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Journal Entries for 2009-09b RV Canyon de Chelly ER
Summary: We went to Goblin State Park.

Sunday, Sept 20th: We were the very last ones to leave Moab (EarthRoamer Owner's Rally). We headed for Goblin State Park (115 miles). We went north on Hwy 191, west on Hwy 70, through Green River and then south on Hwy 24, to Goblin Valley State Park ($16/night, no hookups, flush toilets & showers). As we were looking for our assigtned campsite, we saw another Roamer. It turned out to be Jerry and Becky. They were also fascinated by the Goblins. We didn't know they were going to be here.

We discovered Goblin State Park during our RV trip in the Summer of 2006. We just loved looking at the Goblins. Goblin Valley is a unique environment of spectacular erosion; a geologic masterpiece in stone. The scenes of Goblin Valley State Park are the consequence of millions of years of geologic history. We had the Jeep with us on that trip and we had a great time following the map, driving several 4WD trails.

We were tired, so we rested some and visited with Jerry and Becky some. The campground was a distance from the Goblins, so we decided to go by and get pictures the next day.

Monday, Sept 21st: We didn't walk around the Goblins on this trip, but we got some great pictures from Jerry & Becky. Our pictures didn't turn out very good.

After we enjoyed the Goblins for awhile, we went exploring. The last time we were in this area we got a great map of the San Rafael Swells. The San Rafael Swell rises above the desert in an elongated dome-like structure, or anticline. This anticline was formed roughly 60 million years ago, when forces beneath the earth's surface caused horizontal rock layers to arch upwards. Since the uplift, erosion has exposed older rock layers in the center of the Swell, leaving newer layers exposed around the edges. River and washes cut through the Swell, leaving colorful sculpted canyons with towering walls.

This time we took the Roamer to the Little Wild Horse Canyon so we could hike into a beautiful slot canyon. We met Nicholas, from Salt Lake City, at the EarthRoamer Owner's Rally in Moab. He recommended this 4WD trail. This was a short 5.4 mile dirt road that goes to the Little Wild HOrse/Bell Canyon loop hike which is 8 miles, but there's a great slot canyon that isn't far into the hike. We started out OK, but then the trail took us up onto a ledge and the going got tough. We decided to head back to the Roamer. There was another road we wanted to explore and we got a late start out of Goblin State Park.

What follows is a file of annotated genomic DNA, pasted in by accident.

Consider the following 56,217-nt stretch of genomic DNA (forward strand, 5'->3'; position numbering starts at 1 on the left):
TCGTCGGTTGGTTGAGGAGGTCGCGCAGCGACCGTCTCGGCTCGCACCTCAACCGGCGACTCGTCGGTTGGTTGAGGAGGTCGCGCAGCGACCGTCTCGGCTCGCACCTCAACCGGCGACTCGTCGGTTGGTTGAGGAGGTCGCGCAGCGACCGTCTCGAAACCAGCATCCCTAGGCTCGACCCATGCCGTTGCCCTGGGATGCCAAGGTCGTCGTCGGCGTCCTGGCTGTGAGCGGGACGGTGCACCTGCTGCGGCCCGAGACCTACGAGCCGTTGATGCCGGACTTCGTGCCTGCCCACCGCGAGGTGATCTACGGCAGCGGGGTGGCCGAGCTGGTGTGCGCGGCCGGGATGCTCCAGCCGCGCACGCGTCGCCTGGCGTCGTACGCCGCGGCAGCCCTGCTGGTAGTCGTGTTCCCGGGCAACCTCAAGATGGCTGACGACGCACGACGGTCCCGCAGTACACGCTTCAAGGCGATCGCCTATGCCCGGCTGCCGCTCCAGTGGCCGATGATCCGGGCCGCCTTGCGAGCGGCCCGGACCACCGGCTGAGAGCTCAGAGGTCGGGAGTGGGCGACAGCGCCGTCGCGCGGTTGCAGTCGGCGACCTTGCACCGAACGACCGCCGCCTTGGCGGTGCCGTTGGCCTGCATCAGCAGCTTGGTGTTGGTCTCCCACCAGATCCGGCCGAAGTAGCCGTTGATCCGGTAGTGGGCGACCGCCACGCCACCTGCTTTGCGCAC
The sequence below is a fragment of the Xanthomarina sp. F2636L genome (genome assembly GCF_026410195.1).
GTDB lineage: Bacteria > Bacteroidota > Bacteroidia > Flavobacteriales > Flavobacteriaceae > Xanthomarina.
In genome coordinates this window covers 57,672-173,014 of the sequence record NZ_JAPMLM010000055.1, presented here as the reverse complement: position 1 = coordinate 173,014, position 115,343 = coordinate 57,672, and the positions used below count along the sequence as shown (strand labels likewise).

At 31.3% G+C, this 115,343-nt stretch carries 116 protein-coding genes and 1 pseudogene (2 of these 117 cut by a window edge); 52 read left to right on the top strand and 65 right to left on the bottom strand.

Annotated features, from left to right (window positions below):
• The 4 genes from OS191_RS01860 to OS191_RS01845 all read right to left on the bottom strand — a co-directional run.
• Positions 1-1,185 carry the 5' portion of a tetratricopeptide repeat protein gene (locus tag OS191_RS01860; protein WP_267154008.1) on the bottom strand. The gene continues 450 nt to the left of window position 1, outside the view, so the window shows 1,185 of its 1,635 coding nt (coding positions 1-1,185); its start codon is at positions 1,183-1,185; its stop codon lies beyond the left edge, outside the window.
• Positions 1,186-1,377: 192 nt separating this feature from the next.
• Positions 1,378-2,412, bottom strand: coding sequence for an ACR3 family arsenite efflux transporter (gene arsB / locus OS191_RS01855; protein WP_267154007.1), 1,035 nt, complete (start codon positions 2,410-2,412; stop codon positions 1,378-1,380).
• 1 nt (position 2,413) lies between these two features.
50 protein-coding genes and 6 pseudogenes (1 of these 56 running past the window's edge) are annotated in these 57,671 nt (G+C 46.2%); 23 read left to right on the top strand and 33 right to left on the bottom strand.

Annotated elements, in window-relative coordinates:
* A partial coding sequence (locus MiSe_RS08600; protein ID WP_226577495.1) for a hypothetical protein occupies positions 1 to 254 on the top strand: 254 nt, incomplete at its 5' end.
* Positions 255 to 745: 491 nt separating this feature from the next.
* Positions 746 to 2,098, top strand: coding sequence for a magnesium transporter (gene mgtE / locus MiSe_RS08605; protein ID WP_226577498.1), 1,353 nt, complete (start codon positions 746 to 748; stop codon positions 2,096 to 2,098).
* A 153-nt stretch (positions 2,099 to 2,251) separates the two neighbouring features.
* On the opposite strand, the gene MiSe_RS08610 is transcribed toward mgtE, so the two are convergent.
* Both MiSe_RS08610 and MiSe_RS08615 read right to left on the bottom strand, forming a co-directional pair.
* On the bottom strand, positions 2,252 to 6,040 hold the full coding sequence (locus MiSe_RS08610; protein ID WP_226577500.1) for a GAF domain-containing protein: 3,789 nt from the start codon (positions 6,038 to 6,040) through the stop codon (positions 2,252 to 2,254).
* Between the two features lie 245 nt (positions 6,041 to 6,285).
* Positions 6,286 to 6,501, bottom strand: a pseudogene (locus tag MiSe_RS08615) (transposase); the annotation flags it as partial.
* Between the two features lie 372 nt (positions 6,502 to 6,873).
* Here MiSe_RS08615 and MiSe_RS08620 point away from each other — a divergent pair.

Then we went to Behind-the-Reef Road. This was a 6-mile dirt road back into the canyons. We had some fantastic scenery. Cheese Rock or Rafoni is common through out the San Rafael swell., It is caused by differential erosion causing the pockets on the face of the rock. The origin of Tafoni is not well understood. We had lunch in a beautiful spot, then turned around and left San Rafael Swells. There is lots more to explore, but we think we'll use the Jeep next time.

Then it was time to move on. We headed for Capitol Reef National Park. The term "reef" was used by traveling settlers to describe the difficulties in traveling through this rugged landscape, much like navigating oceanic reefs.

We knew Jerry and Becky were heading for the campground at Capitol Reef, but when we got there, it was full. Becky highly recommended we get some pie and homemade ice cream next to the campground, but when we learned the campground was full, we didn't stop at the store. So...we camped just outside Capitol Reef National Park (100 miles), in the Dixie National Forest. No campground, no hookups, just beautiful scenery overlooking Capital Reef National Park.

021-Goblins in Goblin SP.jpg

030-Nancy in Little Wild Horse Canyon, San Rafael Swells.jpg

036-View from Behind-the-Reef Rd, San Rafael Swells.jpg

048-Cheese Rock or Tafoni, Behind-the-Reef Road, San Rafael Swell.jpg

059-Twin Rocks, Capital Reef NP.jpg
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